One man stands up to his dangerous corrupt local small town government.
Did You Know?
This was one of the few movies that received an "Approved" certificate despite two violations of the production code: the evildoers did not receive their just desserts by the end, and police officials were not portrayed as champions of good. Frank Shaw, a former mayor of Los Angeles, filed a $1-million lawsuit against Warner Bros., claiming the corrupt mayor in the movie was modelled after him, and that it showed he was responsible for the bombing of a private investigator. Shaw had been voted out of office in 1938 in a campaign against political corruption led by a civic reform group (which had hired a private detective to investigate the mayor; it was that detective's house that had been bombed). Warner Bros. countered that the movie was a remake of a 1931 film, but nevertheless Warners' East Coast ad campaign for the film called it "The Ex-Mayor's Libel Suit Picture". See more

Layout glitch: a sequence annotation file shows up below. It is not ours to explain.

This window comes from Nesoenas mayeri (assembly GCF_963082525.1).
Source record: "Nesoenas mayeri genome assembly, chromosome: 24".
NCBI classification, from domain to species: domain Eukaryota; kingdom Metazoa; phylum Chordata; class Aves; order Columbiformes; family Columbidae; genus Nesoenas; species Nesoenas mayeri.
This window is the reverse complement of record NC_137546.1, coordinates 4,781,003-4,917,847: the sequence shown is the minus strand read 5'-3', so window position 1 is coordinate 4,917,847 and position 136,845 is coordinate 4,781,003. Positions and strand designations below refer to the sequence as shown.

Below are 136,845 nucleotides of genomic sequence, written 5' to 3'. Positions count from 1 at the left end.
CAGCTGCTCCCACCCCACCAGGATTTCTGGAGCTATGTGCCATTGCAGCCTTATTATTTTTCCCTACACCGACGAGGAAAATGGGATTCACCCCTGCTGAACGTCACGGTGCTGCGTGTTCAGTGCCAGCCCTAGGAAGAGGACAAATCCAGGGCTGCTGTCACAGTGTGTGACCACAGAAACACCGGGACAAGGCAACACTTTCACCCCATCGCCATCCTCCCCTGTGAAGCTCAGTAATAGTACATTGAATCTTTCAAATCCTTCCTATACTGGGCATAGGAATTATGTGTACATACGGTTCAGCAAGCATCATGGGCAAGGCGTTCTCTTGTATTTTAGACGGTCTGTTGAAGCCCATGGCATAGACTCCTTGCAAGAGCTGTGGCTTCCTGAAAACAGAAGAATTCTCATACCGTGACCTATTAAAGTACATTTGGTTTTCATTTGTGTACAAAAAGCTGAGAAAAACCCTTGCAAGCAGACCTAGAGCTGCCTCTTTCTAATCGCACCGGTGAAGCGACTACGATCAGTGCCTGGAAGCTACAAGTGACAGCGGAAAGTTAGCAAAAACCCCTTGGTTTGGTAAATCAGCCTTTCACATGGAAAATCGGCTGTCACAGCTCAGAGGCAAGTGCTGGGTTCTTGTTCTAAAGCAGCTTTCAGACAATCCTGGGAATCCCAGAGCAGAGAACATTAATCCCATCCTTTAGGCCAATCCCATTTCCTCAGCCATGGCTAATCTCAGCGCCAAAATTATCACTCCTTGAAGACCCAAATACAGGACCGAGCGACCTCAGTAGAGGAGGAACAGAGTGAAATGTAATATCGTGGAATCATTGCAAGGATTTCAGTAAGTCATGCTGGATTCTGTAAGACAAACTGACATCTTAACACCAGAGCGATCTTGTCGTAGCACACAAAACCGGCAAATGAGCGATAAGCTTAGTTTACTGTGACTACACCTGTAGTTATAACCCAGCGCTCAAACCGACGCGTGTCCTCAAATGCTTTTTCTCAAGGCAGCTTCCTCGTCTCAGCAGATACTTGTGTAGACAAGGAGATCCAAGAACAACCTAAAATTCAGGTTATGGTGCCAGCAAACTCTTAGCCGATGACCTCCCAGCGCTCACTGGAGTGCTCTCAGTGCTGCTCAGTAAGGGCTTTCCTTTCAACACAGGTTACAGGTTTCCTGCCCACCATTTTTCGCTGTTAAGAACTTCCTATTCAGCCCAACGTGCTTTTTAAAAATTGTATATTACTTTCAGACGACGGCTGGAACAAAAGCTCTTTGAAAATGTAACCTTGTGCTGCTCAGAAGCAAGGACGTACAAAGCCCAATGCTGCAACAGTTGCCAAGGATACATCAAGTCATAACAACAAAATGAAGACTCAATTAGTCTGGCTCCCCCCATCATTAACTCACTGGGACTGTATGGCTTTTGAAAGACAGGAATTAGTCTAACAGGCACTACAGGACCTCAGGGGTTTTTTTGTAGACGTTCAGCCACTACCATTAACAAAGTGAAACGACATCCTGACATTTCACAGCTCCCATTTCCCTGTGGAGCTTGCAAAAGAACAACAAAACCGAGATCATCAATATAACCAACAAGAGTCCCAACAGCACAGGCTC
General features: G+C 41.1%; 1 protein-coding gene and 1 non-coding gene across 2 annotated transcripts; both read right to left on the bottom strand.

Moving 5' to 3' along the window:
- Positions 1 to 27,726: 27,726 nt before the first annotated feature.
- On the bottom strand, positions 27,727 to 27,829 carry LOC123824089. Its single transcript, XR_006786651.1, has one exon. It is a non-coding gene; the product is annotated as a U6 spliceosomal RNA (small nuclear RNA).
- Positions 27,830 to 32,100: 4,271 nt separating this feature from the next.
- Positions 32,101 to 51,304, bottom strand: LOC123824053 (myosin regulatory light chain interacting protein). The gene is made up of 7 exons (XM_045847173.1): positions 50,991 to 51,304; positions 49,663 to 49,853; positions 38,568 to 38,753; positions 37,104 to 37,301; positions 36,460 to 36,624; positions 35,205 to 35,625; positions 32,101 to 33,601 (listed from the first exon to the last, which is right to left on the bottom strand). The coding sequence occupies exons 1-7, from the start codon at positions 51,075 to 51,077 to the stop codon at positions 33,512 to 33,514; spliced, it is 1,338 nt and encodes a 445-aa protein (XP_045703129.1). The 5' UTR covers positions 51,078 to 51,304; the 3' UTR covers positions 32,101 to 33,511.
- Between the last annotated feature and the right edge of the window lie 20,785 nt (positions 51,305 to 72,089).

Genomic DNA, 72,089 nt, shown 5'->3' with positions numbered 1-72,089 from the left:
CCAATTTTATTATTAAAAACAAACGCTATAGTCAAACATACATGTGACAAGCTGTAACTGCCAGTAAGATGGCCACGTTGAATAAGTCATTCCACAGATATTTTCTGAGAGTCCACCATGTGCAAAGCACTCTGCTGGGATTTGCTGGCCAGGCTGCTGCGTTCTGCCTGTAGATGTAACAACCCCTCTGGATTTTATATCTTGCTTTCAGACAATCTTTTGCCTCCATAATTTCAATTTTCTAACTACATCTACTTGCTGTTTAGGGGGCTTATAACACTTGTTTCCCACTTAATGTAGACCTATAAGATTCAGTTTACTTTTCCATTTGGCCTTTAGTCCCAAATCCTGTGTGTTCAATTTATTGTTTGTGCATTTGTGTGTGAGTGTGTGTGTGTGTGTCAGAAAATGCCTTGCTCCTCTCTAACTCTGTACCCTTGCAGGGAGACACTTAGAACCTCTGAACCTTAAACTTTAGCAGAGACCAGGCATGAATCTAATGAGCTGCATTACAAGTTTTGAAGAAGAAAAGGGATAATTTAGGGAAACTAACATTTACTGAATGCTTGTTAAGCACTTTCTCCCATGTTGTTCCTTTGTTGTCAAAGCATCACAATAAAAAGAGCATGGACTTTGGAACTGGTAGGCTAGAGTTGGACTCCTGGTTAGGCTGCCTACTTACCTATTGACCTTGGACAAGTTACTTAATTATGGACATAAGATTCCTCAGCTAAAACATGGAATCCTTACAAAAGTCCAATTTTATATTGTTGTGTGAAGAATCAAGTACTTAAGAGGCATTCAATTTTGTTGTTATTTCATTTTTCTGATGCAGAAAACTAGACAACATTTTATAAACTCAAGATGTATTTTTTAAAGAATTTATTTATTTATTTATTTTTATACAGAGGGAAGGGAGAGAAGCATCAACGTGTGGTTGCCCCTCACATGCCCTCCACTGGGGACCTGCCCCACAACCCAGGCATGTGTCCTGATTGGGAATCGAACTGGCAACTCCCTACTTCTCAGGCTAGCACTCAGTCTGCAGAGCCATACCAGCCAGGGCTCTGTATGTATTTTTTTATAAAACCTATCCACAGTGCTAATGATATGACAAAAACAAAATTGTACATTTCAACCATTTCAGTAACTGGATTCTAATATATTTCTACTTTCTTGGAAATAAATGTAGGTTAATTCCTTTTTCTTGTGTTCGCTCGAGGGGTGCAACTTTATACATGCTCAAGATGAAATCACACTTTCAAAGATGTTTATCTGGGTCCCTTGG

Version of The Star Witness
The Stars and Stripes Forever
Music by John Philip Sousa
Played by the band at the Armistice Day parade See more